It is worth noting that Mr. McCabe himself had testified to the House Intelligence Committee that all the FBI had been able to corroborate in the Steele dossier was that Carter Page had visited Russia. The fact that Carter Page visited Russia in July 2016 while serving on the Trump campaign in a fairly minor capacity hardly rises to the level of probable cause to suspect that Page was acting as a Russian agent facilitating collusion with the Trump campaign. In short, unless there were other independently verifiable sources underlying the application for the FISA court order, that order’s foundation for approval was built on sand, if not downright deceit. Page may well have just been the most convenient entry point for illegal surveillance of the entire Trump campaign, including of Donald Trump himself.
McCabe, Strzok and Page are not the only individuals caught up in the emerging scandal. According to a report by the New York Times, referring to contentions said to be in the House Intelligence Committee memo, Deputy Attorney General Rosenstein may be in the thick of it as well. Mr. Rosenstein reportedly approved an application for renewal of the FISA authorized surveillance of Carter Page around the time that he appointed Robert Mueller as the special counsel to investigate the allegations of collusion between the Trump campaign and Russia. It is not known if the renewal request was approved by the FISA court. However, the renewal application raises suspicions that Carter Page was again being used by higher-ups at the Department of Justice and FBI to obtain information on the Trump campaign and presidency and thereby prop up what appears to be a potentially tainted investigation. Why renew a FISA application for authority to continue spying on a minor campaign functionary who left the Trump campaign nearly two months before the election and who has had no role since in the Trump transition and presidency? Skeptics are questioning whether Mr. Rosenstein thoroughly vetted the underlying support for both the original and renewal applications before seeking to use the FISA court once again to authorize surveillance of an American citizen for possibly corrupt purposes.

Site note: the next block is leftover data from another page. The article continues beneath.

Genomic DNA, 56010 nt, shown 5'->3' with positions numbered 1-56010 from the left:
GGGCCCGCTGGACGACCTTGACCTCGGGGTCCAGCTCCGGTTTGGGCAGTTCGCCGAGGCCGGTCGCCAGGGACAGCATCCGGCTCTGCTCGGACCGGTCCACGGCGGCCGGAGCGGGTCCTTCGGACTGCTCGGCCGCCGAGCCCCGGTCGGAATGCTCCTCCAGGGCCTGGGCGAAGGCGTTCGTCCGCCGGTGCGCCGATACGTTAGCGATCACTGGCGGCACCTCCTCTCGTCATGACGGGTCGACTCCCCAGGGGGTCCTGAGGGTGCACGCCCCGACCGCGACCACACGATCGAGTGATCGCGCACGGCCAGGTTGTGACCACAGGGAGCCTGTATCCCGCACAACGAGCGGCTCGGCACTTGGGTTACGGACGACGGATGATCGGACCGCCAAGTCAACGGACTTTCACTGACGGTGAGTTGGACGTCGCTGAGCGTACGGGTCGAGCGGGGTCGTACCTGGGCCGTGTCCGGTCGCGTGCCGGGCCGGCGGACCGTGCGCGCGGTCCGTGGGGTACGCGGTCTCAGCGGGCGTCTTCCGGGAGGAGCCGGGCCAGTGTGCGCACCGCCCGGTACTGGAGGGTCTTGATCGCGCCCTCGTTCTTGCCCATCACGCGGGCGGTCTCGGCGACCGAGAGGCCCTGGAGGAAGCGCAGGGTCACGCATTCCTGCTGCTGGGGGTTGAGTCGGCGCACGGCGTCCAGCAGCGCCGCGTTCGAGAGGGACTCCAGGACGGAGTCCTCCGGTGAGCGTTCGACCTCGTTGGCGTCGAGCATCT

Mr. Rosenstein may have been desperately looking for some new lead to keep alive an investigation that was going nowhere and chose to turn a blind eye to at least one of the primary sources used to justify the surveillance. Whatever his motive, Mr. Rosenstein’s decision to apply for the renewal had the effect of vouching for the discredited opposition-funded Steele dossier peddling unsubstantiated rumors from Russian sources. As Daniel John Sobieski wrote in an article appearing in the _American Thinker_, this “puts Rosenstein in the position of aiding the efforts of one political party to overturn the results of an election won by the other political party by okaying domestic spying on an American citizen.”
Not surprisingly, Mr. Rosenstein strongly resisted providing the House Intelligence Committee with access to documents from the Department of Justice and the FBI related to the Steele dossier that the committee had requested. He finally relented after facing threats of new subpoenas and possible citations for contempt.
According to sources cited by Fox News, two senior FBI officials have now reviewed the House Intelligence Committee memo, following FBI Director Christopher Wray’s own review last Sunday, and “could not point to any factual inaccuracies.” House staffers reportedly have taken the memo over to the White House for President Trump to review. Hopefully, in the interest of transparency, he will do the right thing and approve its release to the public for the American people to see for themselves the extent to which corruption underlies the highly questionable Russian collusion investigation.